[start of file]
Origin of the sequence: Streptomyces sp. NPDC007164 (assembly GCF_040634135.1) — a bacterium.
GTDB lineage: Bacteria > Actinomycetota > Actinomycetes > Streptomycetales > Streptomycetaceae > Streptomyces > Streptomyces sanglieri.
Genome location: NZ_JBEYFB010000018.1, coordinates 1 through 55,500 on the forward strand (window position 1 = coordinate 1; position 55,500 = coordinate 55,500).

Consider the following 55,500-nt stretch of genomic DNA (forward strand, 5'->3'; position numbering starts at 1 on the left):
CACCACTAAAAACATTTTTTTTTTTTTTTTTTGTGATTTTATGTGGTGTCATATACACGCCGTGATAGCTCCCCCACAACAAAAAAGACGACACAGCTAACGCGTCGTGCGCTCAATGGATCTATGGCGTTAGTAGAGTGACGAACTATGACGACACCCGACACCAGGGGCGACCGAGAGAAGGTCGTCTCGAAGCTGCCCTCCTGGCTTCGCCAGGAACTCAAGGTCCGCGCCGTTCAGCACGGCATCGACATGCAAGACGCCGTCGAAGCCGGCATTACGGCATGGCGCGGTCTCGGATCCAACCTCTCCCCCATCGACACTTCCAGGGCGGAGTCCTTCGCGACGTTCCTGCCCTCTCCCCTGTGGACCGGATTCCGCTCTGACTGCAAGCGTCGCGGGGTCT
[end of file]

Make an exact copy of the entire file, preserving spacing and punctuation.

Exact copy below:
Origin of the sequence: Streptomyces sp. NPDC007164 (assembly GCF_040634135.1) — a bacterium.
GTDB lineage: Bacteria > Actinomycetota > Actinomycetes > Streptomycetales > Streptomycetaceae > Streptomyces > Streptomyces sanglieri.
Genome location: NZ_JBEYFB010000018.1, coordinates 1 through 55,500 on the forward strand (window position 1 = coordinate 1; position 55,500 = coordinate 55,500).

Consider the following 55,500-nt stretch of genomic DNA (forward strand, 5'->3'; position numbering starts at 1 on the left):
CACCACTAAAAACATTTTTTTTTTTTTTTTTTGTGATTTTATGTGGTGTCATATACACGCCGTGATAGCTCCCCCACAACAAAAAAGACGACACAGCTAACGCGTCGTGCGCTCAATGGATCTATGGCGTTAGTAGAGTGACGAACTATGACGACACCCGACACCAGGGGCGACCGAGAGAAGGTCGTCTCGAAGCTGCCCTCCTGGCTTCGCCAGGAACTCAAGGTCCGCGCCGTTCAGCACGGCATCGACATGCAAGACGCCGTCGAAGCCGGCATTACGGCATGGCGCGGTCTCGGATCCAACCTCTCCCCCATCGACACTTCCAGGGCGGAGTCCTTCGCGACGTTCCTGCCCTCTCCCCTGTGGACCGGATTCCGCTCTGACTGCAAGCGTCGCGGGGTCT